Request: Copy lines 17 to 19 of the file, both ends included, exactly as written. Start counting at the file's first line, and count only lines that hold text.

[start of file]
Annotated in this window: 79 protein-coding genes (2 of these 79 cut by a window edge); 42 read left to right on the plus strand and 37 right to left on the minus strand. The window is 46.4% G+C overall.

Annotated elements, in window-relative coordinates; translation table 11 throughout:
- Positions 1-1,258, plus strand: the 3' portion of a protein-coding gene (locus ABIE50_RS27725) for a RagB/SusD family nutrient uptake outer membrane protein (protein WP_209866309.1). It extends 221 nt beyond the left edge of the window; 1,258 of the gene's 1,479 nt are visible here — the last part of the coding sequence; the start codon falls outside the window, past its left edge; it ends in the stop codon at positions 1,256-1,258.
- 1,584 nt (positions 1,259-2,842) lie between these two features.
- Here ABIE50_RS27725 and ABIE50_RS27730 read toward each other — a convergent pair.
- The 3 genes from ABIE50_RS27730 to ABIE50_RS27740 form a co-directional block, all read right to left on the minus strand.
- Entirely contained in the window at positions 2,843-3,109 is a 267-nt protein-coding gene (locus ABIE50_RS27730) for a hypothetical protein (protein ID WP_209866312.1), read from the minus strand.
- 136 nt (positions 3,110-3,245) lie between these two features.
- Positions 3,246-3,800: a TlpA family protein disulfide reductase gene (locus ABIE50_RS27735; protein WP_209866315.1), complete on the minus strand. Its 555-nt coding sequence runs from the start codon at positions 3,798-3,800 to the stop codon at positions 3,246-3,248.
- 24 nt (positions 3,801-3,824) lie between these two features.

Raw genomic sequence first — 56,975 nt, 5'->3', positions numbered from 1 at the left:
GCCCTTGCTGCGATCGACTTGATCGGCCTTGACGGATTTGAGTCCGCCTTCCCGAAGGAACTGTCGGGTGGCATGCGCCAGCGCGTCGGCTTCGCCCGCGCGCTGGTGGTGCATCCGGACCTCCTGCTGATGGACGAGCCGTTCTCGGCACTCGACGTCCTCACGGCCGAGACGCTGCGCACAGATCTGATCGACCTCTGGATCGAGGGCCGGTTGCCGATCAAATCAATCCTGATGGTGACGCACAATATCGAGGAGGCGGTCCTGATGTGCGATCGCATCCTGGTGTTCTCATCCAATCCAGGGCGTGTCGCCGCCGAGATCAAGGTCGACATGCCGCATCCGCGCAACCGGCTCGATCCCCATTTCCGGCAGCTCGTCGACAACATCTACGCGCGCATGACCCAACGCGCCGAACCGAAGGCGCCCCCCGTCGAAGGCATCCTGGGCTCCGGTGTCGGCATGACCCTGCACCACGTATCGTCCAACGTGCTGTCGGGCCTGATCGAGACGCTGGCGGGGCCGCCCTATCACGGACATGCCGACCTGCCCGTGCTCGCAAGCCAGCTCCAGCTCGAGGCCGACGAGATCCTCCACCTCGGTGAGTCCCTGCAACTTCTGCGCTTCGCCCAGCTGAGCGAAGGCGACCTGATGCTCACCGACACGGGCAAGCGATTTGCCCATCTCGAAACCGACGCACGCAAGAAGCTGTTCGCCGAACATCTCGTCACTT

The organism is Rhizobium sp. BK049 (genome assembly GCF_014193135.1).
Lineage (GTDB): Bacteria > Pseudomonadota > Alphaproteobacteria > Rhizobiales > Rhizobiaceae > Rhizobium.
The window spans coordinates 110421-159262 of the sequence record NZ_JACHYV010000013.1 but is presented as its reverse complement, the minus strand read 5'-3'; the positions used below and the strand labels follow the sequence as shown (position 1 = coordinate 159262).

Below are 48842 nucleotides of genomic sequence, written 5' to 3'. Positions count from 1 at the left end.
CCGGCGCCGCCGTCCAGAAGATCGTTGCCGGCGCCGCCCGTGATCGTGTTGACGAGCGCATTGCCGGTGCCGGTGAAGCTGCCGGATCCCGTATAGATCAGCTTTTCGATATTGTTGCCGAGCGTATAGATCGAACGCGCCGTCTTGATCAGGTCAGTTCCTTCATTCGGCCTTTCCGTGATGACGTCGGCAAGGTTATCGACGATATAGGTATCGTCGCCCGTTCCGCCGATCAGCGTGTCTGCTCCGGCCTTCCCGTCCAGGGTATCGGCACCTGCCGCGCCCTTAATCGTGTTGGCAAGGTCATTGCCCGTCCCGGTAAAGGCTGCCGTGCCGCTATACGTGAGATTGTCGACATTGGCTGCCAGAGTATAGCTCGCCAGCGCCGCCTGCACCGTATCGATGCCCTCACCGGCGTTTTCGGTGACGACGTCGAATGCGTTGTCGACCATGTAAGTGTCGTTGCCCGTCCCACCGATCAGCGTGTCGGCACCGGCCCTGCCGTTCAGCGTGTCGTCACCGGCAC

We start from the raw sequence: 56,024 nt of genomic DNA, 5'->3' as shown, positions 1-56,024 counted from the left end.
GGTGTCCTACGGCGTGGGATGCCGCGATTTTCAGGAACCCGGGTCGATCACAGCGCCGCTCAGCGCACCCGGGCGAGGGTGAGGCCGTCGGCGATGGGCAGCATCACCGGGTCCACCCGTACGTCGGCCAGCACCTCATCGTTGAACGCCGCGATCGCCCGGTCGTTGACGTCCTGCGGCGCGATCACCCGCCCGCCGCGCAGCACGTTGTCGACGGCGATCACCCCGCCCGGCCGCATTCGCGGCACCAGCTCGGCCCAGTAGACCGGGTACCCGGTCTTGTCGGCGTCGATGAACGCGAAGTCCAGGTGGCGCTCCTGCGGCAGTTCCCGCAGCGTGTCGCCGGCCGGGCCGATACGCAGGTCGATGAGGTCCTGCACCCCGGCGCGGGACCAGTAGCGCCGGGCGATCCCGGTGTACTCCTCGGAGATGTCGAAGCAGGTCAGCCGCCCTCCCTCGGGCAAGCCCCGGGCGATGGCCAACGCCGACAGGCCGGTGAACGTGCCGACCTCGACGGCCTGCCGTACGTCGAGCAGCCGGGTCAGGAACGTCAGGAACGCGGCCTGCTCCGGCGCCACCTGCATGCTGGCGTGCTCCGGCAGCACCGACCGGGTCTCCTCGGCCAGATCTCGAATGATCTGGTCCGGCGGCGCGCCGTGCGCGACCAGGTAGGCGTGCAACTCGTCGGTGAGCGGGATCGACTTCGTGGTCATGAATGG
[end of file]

CCGGCGCCGCCGTCCAGAAGATCGTTGCCGGCGCCGCCCGTGATCGTGTTGACGAGCGCATTGCCGGTGCCGGTGAAGCTGCCGGATCCCGTATAGATCAGCTTTTCGATATTGTTGCCGAGCGTATAGATCGAACGCGCCGTCTTGATCAGGTCAGTTCCTTCATTCGGCCTTTCCGTGATGACGTCGGCAAGGTTATCGACGATATAGGTATCGTCGCCCGTTCCGCCGATCAGCGTGTCTGCTCCGGCCTTCCCGTCCAGGGTATCGGCACCTGCCGCGCCCTTAATCGTGTTGGCAAGGTCATTGCCCGTCCCGGTAAAGGCTGCCGTGCCGCTATACGTGAGATTGTCGACATTGGCTGCCAGAGTATAGCTCGCCAGCGCCGCCTGCACCGTATCGATGCCCTCACCGGCGTTTTCGGTGACGACGTCGAATGCGTTGTCGACCATGTAAGTGTCGTTGCCCGTCCCACCGATCAGCGTGTCGGCACCGGCCCTGCCGTTCAGCGTGTCGTCACCGGCAC

We start from the raw sequence: 56,024 nt of genomic DNA, 5'->3' as shown, positions 1-56,024 counted from the left end.
GGTGTCCTACGGCGTGGGATGCCGCGATTTTCAGGAACCCGGGTCGATCACAGCGCCGCTCAGCGCACCCGGGCGAGGGTGAGGCCGTCGGCGATGGGCAGCATCACCGGGTCCACCCGTACGTCGGCCAGCACCTCATCGTTGAACGCCGCGATCGCCCGGTCGTTGACGTCCTGCGGCGCGATCACCCGCCCGCCGCGCAGCACGTTGTCGACGGCGATCACCCCGCCCGGCCGCATTCGCGGCACCAGCTCGGCCCAGTAGACCGGGTACCCGGTCTTGTCGGCGTCGATGAACGCGAAGTCCAGGTGGCGCTCCTGCGGCAGTTCCCGCAGCGTGTCGCCGGCCGGGCCGATACGCAGGTCGATGAGGTCCTGCACCCCGGCGCGGGACCAGTAGCGCCGGGCGATCCCGGTGTACTCCTCGGAGATGTCGAAGCAGGTCAGCCGCCCTCCCTCGGGCAAGCCCCGGGCGATGGCCAACGCCGACAGGCCGGTGAACGTGCCGACCTCGACGGCCTGCCGTACGTCGAGCAGCCGGGTCAGGAACGTCAGGAACGCGGCCTGCTCCGGCGCCACCTGCATGCTGGCGTGCTCCGGCAGCACCGACCGGGTCTCCTCGGCCAGATCTCGAATGATCTGGTCCGGCGGCGCGCCGTGCGCGACCAGGTAGGCGTGCAACTCGTCGGTGAGCGGGATCGACTTCGTGGTCATGAATGG